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Boom in Recycling Plans for Organic Waste

January 29, 1998

More kitchen waste is headed for composting centers instead of the dump these days. (Photo: Huis Ten Bosch Co.)

The movement to recycle kitchen garbage, which has hitherto mostly been incinerated, is accelerating. Having begun among restaurants and convenience stores, the movement has expanded to involve even agricultural organizations and local communities. The aim is to compost garbage for use in organic farming. Restaurants and convenience stores in particular are trying to set up their own recycling systems in order to make use of these organically grown vegetables to prepare dishes.

Restaurants and Convenience Stores
Of all businesses, eateries such as restaurant chains have started recycling garbage on the largest scale. One organization has taken the lead with a trial run that began in October 1997, in which kitchen waste and leftovers are taken to compost-making facilities. A total of 100 restaurants in 10 major chains in the Tokyo metropolitan area are taking part in this experiment.

The compost is sold to a Tokyo-area agricultural producers group and used by farmers as organic fertilizer. The cycle will be completed when their organic produce is bought by the restaurant chains. And the food-service industry is set to cooperate financially with local governments and waste-disposal companies to construct compost-making plants in the near future. Industry projections indicate that over 1,000 restaurants in the metropolitan area will begin recycling by spring 1999.

One leading convenience store chain also began recycling kitchen garbage at approximately 200 shops in Kanagawa Prefecture from September 1997. The contents of its unsold side dishes and boxed lunches are composted and used by subcontracted farmers as fertilizer. The agricultural produce is then used in making more side dishes and carry-out meals.

Another convenience store chain also plans to start recycling organic waste from its 600 Tokyo shops in fiscal 1998 (April 1998 to March 1999). And the nation's biggest convenience store chain is investigating ways to recycle not only waste from its own stores but also that produced by the firms that make the meals and side dishes sold by the chain.

Farmers and Local Groups also Join In
The recycling drive is now expanding to involve compost users as well as producers of garbage. The aim is for a system in which metropolitan agricultural corporations that promote large-scale agriculture collect refuse produced by restaurants and food makers, compost it, and sell this to regional agricultural produce corporations and individual farms. The system is scheduled to begin in mid-1998; the corporations also plan to call on transport, trade, and factory-construction companies to join hands in the distribution process and the construction and management of compost-making plants.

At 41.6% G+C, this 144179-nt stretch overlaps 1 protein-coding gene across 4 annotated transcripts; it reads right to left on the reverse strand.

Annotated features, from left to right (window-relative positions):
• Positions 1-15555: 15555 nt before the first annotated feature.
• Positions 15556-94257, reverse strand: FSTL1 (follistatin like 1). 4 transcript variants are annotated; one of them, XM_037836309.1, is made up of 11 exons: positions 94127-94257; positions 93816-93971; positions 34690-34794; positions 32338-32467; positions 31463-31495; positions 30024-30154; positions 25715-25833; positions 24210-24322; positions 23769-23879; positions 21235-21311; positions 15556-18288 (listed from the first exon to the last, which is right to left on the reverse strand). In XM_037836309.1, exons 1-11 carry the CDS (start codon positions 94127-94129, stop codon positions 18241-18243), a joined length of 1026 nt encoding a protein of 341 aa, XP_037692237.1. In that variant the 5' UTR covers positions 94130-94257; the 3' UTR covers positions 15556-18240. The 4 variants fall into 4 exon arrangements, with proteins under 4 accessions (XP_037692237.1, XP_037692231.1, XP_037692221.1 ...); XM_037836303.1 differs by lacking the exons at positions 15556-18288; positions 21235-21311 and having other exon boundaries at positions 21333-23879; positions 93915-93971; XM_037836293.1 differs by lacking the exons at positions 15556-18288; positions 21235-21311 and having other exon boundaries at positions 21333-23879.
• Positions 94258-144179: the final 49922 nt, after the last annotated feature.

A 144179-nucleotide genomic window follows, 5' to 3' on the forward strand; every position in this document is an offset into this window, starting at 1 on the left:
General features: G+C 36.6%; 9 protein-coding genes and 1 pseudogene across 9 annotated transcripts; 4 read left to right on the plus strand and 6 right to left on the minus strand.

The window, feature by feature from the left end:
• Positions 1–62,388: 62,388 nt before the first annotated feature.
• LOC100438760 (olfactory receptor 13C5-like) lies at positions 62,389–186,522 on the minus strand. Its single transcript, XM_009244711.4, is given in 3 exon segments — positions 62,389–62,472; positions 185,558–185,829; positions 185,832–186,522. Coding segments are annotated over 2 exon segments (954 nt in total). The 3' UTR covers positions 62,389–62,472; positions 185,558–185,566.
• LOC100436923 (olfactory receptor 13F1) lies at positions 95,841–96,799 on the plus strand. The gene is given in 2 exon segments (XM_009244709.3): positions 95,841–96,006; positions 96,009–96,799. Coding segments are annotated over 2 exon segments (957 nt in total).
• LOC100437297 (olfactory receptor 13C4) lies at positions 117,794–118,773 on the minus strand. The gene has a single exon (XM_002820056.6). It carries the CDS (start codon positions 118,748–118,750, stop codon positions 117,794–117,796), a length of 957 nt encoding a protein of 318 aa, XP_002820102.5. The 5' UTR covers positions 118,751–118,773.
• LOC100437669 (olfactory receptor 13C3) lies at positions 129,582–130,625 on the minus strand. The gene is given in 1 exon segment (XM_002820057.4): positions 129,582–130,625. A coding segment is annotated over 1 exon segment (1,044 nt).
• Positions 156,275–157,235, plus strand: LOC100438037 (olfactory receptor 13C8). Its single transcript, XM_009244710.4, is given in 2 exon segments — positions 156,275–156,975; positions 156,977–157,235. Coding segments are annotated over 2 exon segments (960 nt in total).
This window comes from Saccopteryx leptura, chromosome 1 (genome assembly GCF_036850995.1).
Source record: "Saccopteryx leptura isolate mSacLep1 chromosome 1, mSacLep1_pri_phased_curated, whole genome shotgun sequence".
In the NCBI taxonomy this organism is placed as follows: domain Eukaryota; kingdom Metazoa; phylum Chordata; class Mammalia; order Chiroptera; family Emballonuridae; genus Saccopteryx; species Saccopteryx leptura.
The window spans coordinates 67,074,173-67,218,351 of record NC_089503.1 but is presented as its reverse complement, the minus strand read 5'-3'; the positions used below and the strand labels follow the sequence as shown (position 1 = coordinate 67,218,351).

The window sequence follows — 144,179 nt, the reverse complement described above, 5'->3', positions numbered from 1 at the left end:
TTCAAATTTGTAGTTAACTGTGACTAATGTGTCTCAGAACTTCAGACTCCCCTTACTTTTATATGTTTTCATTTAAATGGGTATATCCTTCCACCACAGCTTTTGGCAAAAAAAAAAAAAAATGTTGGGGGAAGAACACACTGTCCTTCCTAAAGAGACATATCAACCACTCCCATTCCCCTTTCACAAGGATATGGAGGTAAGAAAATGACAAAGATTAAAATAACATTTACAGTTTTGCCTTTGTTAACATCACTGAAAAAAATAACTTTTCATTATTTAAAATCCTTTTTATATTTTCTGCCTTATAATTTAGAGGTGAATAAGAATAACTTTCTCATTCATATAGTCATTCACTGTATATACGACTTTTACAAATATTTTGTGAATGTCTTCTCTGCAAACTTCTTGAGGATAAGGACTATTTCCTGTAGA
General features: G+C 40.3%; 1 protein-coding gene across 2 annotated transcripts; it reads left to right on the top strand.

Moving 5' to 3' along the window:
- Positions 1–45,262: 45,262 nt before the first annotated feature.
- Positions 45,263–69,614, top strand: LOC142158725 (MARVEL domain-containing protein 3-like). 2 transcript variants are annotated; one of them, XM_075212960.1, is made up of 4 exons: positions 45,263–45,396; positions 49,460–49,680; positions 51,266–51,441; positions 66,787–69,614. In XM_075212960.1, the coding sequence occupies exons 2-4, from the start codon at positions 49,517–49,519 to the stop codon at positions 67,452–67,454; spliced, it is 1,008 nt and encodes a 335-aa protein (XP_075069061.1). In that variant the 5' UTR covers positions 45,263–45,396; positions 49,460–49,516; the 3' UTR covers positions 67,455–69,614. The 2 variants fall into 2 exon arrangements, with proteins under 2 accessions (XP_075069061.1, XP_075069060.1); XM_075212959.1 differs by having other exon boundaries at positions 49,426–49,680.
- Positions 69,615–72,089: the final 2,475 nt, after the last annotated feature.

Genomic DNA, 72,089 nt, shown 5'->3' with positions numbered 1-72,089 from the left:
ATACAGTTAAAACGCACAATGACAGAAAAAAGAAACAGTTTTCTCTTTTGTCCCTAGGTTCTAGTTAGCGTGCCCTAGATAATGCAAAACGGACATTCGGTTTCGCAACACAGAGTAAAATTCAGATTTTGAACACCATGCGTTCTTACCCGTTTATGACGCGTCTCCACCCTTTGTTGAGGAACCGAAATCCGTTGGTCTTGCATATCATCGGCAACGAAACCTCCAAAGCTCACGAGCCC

Movements to recycle kitchen garbage at local levels have also emerged. In Higashimurayama City, a bedtown of Tokyo,investigation into whether it is possible to compost household kitchen refuse at the municipal level has been carried out since summer 1997. The 91 households in one city-managed apartment are being monitored as they gather their kitchen refuse to be processed by a compost-making machine on the apartment premises. The city hopes to expand this recycling operation beginning in 1998 if all goes well.

Health, Money Concerns Spur Movement
Even excluding industrial waste produced by businesses, the amount of general waste produced by households and other sources in one year reaches as much as 50 million metric tons. Of this, about a quarter is kitchen refuse, which until now has mostly been incinerated. Even restaurants, whose kitchen garbage reaches as much as 50% of their total refuse, have depended on local incinerators.

At one time most kitchen refuse was composted, but from the end of the Meiji era (1868-1912) waste incineration began in Tokyo, in consideration of the city's increased urbanization and of sanitation. Incineration became generalized after World War II due to the spread of chemical fertilizers and the concomitant decline in demand for compost, and the growth of cities throughout Japan.

From 1996, however, Tokyo began charging a fee for the disposal of waste produced by businesses; the number of local governments also taking up this measure has increased. Moreover, it is predicted that a fee will be charged for the disposal of household garbage in the near future. For these reasons, businesses and households are becoming more aware of the importance of reducing the amount of rubbish they produce and of the benefits of recycling. Furthermore, as a result of the healthy-living boom, the demand for organically grown food has increased, leading to the rapid spread of moves to recycle organic waste as compost. Recently, simple compost-making machines designed for household use have appeared on the market, and the number of local government bodies subsidizing compost-making plants has also increased. Efforts to recycle kitchen garbage seem set to continue growing.

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